Implement the plan for improving existing transportation facilities and expanding parking throughout the campus. (6.3, Vice President for Administration)

Transportation Services continues to refine bus routes to better meet riders’ needs. Two replacement buses were purchased in 2004-05 to ensure reliable service. A traffic analysis resulted in the installation of additional vehicular signage. A consultant has been retained to work with staff from the University and the Dormitory Authority (DASNY) to assess the feasibility of building additional garages on campus.

Implement the plans for campus landscaping and for maintaining and improving the exteriors of campus buildings. (6.4, Vice President for Administration)

Major beautification projects continue. The cement-dominated Staller Amphitheatre has been replaced with an inviting terraced lawn, and the 9/11 Alumni Memorial Arch enhances the pathway from the Academic Mall to the Javits Center. Upgraded landscaping around the six residential quads was finished in 2005 with improvements to Roosevelt Quad. As the Humanities Building is completed, the mall design will be extended to the Javits Center, replacing spalling concrete with landscaped brick walkways. The main entrance to the campus is under reconstruction, and projects in design include renovation of the facades of the Graduate Chemistry, Mathematics, Life Sciences, and several plaza decks.

Complete the top-priority campus- appearance improvement projects identified every year. (6.4, Vice President for Administration)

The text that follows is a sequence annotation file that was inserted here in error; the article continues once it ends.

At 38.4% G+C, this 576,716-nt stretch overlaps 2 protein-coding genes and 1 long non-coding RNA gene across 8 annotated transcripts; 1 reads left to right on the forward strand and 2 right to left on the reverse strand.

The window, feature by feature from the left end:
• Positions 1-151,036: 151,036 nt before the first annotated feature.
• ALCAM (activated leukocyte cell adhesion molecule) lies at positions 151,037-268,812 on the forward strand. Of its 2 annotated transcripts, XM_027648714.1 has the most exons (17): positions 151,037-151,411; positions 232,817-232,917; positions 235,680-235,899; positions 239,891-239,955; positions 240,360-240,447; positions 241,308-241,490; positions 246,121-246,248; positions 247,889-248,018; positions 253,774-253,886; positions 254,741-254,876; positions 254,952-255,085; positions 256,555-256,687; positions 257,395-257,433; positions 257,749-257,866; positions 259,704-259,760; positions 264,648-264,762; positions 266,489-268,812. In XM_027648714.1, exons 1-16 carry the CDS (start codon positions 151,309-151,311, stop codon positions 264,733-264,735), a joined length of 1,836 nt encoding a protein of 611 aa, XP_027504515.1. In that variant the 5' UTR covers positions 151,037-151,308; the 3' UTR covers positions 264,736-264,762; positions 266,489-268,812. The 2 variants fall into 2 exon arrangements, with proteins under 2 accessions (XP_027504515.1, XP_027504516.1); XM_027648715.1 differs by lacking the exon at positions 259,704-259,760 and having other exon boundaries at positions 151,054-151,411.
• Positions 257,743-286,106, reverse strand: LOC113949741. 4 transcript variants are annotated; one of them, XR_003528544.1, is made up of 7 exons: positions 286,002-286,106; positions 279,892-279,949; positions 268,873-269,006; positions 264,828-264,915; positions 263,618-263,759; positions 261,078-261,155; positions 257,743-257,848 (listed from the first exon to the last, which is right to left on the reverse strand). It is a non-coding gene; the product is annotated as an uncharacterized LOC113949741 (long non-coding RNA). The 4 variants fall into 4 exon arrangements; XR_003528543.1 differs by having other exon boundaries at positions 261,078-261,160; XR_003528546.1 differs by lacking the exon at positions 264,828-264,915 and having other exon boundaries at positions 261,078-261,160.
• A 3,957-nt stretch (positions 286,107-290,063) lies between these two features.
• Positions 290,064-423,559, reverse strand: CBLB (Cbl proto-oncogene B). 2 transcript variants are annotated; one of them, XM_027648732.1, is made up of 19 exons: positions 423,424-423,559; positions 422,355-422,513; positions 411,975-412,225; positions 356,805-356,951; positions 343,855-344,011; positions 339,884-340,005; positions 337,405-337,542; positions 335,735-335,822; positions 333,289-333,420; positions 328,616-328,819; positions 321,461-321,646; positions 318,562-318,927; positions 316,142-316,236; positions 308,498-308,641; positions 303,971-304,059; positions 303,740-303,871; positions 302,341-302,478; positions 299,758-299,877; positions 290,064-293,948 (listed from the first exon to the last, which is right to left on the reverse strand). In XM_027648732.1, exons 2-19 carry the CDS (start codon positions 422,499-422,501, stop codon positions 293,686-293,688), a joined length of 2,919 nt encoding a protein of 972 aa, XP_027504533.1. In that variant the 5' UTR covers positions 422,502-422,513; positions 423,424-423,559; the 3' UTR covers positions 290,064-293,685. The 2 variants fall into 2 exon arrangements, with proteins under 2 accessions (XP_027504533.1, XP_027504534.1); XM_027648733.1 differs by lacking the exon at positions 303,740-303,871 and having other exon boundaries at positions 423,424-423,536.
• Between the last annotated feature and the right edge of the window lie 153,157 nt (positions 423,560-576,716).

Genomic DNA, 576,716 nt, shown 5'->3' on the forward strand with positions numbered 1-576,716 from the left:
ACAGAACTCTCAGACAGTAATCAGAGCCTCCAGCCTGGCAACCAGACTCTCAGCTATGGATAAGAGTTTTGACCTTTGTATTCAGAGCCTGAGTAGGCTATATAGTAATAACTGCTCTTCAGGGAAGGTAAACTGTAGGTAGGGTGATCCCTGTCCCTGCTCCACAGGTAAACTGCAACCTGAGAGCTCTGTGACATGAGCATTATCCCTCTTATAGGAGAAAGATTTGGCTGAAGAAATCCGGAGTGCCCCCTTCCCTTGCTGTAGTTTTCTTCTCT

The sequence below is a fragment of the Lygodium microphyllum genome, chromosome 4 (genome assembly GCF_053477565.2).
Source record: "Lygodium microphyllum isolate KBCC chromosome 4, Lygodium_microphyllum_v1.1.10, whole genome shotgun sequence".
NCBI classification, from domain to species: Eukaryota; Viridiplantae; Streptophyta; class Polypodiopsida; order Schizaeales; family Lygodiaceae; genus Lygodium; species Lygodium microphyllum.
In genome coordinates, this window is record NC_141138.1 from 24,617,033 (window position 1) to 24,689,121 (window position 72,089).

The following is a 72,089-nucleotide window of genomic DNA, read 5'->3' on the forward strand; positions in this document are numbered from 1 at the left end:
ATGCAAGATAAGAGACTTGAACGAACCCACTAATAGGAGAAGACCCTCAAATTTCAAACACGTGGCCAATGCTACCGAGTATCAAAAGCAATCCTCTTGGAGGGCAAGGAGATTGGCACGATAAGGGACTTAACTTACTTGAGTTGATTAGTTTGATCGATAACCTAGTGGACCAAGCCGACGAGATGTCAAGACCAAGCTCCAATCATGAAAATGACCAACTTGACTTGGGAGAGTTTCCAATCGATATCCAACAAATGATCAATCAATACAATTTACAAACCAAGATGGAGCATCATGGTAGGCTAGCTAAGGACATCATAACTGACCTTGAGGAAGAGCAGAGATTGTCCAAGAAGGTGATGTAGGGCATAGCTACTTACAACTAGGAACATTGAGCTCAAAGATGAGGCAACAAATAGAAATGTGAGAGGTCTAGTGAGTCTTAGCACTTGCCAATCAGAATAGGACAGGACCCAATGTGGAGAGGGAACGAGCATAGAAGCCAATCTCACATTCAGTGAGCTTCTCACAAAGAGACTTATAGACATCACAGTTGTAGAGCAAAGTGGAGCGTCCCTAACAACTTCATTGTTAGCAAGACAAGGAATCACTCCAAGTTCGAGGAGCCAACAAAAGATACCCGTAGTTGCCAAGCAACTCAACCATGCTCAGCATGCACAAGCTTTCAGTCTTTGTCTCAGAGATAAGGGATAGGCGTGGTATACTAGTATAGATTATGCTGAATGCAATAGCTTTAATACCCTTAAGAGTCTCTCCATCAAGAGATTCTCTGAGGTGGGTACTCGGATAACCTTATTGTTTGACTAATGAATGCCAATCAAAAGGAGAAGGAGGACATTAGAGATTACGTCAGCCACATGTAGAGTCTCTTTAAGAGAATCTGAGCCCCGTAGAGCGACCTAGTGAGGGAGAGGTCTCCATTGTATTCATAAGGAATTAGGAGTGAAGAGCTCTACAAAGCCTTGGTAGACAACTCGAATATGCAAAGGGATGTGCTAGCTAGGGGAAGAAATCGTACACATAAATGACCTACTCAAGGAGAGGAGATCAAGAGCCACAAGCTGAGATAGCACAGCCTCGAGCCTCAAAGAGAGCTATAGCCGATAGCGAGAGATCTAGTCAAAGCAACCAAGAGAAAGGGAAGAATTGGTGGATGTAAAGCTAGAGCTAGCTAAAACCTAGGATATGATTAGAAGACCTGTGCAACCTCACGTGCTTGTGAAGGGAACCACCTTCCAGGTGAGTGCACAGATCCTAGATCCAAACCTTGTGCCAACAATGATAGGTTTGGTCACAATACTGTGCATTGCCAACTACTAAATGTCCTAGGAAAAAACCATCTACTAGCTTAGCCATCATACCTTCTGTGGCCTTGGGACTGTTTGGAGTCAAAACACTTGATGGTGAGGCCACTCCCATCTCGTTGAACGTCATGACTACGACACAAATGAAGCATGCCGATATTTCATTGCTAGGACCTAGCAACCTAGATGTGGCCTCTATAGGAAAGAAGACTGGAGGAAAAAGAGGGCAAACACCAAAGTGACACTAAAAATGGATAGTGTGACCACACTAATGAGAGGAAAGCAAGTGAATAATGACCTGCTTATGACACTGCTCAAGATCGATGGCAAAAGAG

The President allocates funds every year for the renovation of academic space to improve the quality of life for faculty and students. All scheduled projects are complete or on-track for completion. Examples include painting and furnishing faculty offices, renovating classrooms in the School of Health Technology and Management and Harriman Hall, and creating the Student Athlete Development Center.

Begin implementing the master plan for the location of additional campus buildings and the development of campus grounds. (6.4, Vice President for Administration)

Redesign of the campus entrance and extension of the mall landscaping implement long-term plans for the development of campus grounds. Three new buildings are currently planned: the Center for Excellence in Wireless Information Technology, Biomedical Engineering, and the Recreation Center.

Develop and implement a coherent plan to improve the area around the cogeneration plant and between the railroad station and the playing fields. Hide unattractive and noise-generating structures by a well-designed barrier of trees. (6.4, Vice President for Administration)

The old West Campus cooling tower has been removed and will be replaced with a plant nursery in 2005-06. Trees and shrubs will be planted along the berm between this area and Circle Road to shield the community from the sight and noise of the cogeneration facility and the West Heating and Cooling Plant.